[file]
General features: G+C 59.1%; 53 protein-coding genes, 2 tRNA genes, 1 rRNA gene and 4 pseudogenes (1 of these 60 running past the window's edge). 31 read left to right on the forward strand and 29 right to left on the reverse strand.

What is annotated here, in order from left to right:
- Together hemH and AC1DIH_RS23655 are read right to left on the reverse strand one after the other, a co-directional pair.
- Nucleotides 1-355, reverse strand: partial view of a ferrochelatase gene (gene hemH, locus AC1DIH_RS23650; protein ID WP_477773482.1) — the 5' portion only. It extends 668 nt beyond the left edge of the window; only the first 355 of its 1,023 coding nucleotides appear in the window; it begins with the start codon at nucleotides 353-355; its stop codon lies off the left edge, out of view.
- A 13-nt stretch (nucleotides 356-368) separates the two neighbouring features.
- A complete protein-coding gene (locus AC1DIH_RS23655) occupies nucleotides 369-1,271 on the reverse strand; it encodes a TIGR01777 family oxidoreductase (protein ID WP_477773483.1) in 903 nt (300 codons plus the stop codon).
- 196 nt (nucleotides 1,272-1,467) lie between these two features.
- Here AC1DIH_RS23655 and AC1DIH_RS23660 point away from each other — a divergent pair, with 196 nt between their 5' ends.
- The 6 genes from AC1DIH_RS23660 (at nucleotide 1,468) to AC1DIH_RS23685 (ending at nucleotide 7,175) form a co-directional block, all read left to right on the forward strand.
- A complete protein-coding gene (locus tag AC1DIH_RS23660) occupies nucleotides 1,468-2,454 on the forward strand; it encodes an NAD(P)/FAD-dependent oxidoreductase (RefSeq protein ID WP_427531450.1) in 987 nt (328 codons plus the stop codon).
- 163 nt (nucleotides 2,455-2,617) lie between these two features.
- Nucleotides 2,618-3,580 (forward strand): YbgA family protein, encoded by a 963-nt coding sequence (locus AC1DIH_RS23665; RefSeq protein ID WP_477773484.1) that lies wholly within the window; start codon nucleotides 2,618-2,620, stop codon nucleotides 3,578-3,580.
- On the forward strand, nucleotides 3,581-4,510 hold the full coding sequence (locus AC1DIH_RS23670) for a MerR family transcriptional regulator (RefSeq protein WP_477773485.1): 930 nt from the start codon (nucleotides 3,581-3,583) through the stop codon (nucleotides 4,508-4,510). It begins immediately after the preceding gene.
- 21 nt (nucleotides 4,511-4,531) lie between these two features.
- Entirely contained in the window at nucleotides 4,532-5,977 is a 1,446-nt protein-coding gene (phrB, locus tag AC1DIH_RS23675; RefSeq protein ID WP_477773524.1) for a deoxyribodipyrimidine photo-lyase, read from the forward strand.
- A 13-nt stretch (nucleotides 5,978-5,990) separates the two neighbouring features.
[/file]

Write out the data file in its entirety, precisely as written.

General features: G+C 59.1%; 53 protein-coding genes, 2 tRNA genes, 1 rRNA gene and 4 pseudogenes (1 of these 60 running past the window's edge). 31 read left to right on the forward strand and 29 right to left on the reverse strand.

What is annotated here, in order from left to right:
- Together hemH and AC1DIH_RS23655 are read right to left on the reverse strand one after the other, a co-directional pair.
- Nucleotides 1-355, reverse strand: partial view of a ferrochelatase gene (gene hemH, locus AC1DIH_RS23650; protein ID WP_477773482.1) — the 5' portion only. It extends 668 nt beyond the left edge of the window; only the first 355 of its 1,023 coding nucleotides appear in the window; it begins with the start codon at nucleotides 353-355; its stop codon lies off the left edge, out of view.
- A 13-nt stretch (nucleotides 356-368) separates the two neighbouring features.
- A complete protein-coding gene (locus AC1DIH_RS23655) occupies nucleotides 369-1,271 on the reverse strand; it encodes a TIGR01777 family oxidoreductase (protein ID WP_477773483.1) in 903 nt (300 codons plus the stop codon).
- 196 nt (nucleotides 1,272-1,467) lie between these two features.
- Here AC1DIH_RS23655 and AC1DIH_RS23660 point away from each other — a divergent pair, with 196 nt between their 5' ends.
- The 6 genes from AC1DIH_RS23660 (at nucleotide 1,468) to AC1DIH_RS23685 (ending at nucleotide 7,175) form a co-directional block, all read left to right on the forward strand.
- A complete protein-coding gene (locus tag AC1DIH_RS23660) occupies nucleotides 1,468-2,454 on the forward strand; it encodes an NAD(P)/FAD-dependent oxidoreductase (RefSeq protein ID WP_427531450.1) in 987 nt (328 codons plus the stop codon).
- 163 nt (nucleotides 2,455-2,617) lie between these two features.
- Nucleotides 2,618-3,580 (forward strand): YbgA family protein, encoded by a 963-nt coding sequence (locus AC1DIH_RS23665; RefSeq protein ID WP_477773484.1) that lies wholly within the window; start codon nucleotides 2,618-2,620, stop codon nucleotides 3,578-3,580.
- On the forward strand, nucleotides 3,581-4,510 hold the full coding sequence (locus AC1DIH_RS23670) for a MerR family transcriptional regulator (RefSeq protein WP_477773485.1): 930 nt from the start codon (nucleotides 3,581-3,583) through the stop codon (nucleotides 4,508-4,510). It begins immediately after the preceding gene.
- 21 nt (nucleotides 4,511-4,531) lie between these two features.
- Entirely contained in the window at nucleotides 4,532-5,977 is a 1,446-nt protein-coding gene (phrB, locus tag AC1DIH_RS23675; RefSeq protein ID WP_477773524.1) for a deoxyribodipyrimidine photo-lyase, read from the forward strand.
- A 13-nt stretch (nucleotides 5,978-5,990) separates the two neighbouring features.